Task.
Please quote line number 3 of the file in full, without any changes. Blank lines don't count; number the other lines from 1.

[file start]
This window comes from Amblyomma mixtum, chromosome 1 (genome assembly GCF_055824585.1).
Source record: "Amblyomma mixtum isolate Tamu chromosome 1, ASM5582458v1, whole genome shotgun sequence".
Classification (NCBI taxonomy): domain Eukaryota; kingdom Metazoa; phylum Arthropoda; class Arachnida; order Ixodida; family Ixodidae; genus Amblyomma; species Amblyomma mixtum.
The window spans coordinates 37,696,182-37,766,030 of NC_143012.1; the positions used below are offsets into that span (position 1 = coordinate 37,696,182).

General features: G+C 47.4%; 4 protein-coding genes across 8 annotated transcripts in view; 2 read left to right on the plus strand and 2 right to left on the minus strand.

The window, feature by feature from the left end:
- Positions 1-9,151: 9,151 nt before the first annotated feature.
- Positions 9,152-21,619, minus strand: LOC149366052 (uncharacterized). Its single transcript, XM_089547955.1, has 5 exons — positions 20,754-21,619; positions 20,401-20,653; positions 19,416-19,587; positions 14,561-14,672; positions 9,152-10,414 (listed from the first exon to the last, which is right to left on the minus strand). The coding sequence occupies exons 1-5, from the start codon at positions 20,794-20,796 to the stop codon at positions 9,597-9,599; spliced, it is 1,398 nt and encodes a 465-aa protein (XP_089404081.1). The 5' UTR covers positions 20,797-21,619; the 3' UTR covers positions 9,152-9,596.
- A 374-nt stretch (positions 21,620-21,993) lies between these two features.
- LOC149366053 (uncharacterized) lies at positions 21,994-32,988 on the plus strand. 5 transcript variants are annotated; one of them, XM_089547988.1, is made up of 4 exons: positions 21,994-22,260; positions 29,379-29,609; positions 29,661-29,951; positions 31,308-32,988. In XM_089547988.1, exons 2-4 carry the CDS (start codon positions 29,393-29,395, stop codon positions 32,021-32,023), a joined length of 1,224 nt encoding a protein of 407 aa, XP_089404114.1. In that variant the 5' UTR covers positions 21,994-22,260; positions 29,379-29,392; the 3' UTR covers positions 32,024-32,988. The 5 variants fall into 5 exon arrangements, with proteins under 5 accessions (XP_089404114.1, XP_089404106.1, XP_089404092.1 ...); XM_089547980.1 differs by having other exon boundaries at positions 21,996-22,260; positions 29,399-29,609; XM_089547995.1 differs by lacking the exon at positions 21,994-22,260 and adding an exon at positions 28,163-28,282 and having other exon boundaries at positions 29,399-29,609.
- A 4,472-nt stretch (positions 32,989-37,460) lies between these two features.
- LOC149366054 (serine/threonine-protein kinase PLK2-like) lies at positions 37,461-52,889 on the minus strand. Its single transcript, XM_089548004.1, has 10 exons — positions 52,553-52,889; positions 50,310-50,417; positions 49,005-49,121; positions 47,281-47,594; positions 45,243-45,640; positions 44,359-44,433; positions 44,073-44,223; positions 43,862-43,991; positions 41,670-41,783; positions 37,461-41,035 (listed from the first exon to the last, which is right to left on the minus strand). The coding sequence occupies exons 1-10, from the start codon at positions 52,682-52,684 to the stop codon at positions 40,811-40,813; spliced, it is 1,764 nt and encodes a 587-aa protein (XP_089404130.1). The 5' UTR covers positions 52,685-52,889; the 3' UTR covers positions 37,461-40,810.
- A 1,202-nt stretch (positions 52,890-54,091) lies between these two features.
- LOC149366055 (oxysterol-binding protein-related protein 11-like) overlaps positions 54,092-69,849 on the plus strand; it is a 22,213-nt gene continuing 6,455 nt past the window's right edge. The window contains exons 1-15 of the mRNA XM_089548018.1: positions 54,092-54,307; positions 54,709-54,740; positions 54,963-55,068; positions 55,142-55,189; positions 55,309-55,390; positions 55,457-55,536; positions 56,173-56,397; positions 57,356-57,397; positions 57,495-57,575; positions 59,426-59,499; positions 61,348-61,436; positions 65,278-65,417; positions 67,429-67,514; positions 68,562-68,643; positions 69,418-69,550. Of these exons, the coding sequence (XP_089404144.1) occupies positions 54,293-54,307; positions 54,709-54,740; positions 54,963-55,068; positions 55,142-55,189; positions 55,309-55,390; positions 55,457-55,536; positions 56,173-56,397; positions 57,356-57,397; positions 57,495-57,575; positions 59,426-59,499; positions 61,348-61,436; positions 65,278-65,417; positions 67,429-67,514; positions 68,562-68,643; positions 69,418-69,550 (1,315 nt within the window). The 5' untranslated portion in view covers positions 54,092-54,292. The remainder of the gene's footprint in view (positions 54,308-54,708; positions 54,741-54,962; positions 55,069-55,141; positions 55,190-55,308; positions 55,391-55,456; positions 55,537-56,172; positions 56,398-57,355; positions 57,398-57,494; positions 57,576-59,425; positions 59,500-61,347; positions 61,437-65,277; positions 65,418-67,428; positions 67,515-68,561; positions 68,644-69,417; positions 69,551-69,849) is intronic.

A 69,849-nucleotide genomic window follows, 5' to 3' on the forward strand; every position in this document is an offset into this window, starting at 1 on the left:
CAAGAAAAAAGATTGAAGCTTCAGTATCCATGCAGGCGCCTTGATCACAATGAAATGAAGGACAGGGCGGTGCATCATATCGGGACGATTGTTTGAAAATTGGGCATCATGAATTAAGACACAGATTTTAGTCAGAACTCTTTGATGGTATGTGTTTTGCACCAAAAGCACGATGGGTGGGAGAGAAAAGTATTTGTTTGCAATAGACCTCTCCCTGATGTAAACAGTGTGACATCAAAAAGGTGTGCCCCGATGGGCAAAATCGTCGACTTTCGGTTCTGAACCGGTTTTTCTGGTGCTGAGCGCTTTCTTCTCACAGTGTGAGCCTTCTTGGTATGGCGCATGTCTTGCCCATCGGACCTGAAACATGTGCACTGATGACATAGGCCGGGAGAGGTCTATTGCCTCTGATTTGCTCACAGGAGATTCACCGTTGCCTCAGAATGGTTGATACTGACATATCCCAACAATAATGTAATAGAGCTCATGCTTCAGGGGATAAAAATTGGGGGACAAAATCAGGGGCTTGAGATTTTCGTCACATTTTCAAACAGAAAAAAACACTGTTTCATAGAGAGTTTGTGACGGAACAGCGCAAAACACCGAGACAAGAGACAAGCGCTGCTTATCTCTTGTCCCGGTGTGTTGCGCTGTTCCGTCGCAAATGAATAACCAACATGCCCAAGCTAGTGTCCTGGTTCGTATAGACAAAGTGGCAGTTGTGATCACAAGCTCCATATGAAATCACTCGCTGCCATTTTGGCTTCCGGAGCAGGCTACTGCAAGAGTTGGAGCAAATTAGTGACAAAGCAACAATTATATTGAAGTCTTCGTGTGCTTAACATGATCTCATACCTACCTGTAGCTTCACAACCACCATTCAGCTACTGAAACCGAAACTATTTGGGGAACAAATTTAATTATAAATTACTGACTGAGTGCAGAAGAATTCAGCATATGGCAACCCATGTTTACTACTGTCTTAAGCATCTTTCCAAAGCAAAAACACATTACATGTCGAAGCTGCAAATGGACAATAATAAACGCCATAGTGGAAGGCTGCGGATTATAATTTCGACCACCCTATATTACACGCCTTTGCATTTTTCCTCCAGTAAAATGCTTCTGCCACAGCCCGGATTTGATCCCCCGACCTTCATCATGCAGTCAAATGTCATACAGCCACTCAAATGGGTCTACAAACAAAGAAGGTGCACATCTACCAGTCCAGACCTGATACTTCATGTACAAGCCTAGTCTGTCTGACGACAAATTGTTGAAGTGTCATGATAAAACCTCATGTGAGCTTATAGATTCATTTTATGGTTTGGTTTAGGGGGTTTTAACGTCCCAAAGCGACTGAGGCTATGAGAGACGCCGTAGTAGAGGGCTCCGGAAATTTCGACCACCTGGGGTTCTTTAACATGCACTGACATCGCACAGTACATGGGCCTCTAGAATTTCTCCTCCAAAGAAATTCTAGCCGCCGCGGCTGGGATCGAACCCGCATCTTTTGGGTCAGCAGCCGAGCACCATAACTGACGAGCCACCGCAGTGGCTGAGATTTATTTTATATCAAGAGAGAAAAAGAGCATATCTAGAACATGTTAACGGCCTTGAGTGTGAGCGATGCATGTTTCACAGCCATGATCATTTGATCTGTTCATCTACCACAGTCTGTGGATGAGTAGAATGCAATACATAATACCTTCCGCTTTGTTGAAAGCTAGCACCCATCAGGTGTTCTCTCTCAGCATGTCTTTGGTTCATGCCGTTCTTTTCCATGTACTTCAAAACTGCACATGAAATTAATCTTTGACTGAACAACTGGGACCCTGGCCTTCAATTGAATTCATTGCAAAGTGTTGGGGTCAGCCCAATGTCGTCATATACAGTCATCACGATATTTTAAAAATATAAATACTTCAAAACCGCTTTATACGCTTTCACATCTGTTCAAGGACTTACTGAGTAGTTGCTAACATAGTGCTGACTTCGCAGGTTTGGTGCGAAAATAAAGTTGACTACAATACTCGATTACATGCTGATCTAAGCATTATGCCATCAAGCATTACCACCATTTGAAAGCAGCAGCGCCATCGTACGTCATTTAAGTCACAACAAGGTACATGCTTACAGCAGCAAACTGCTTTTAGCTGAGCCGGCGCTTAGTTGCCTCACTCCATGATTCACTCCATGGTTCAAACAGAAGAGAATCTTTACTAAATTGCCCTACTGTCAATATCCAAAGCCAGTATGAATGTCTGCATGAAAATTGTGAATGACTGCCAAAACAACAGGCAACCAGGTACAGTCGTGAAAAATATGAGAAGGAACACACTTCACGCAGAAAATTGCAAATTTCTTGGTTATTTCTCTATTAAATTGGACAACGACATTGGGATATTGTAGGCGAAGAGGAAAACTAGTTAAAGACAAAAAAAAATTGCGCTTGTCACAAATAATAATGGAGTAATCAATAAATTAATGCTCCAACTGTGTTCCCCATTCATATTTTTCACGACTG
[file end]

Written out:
Classification (NCBI taxonomy): domain Eukaryota; kingdom Metazoa; phylum Arthropoda; class Arachnida; order Ixodida; family Ixodidae; genus Amblyomma; species Amblyomma mixtum.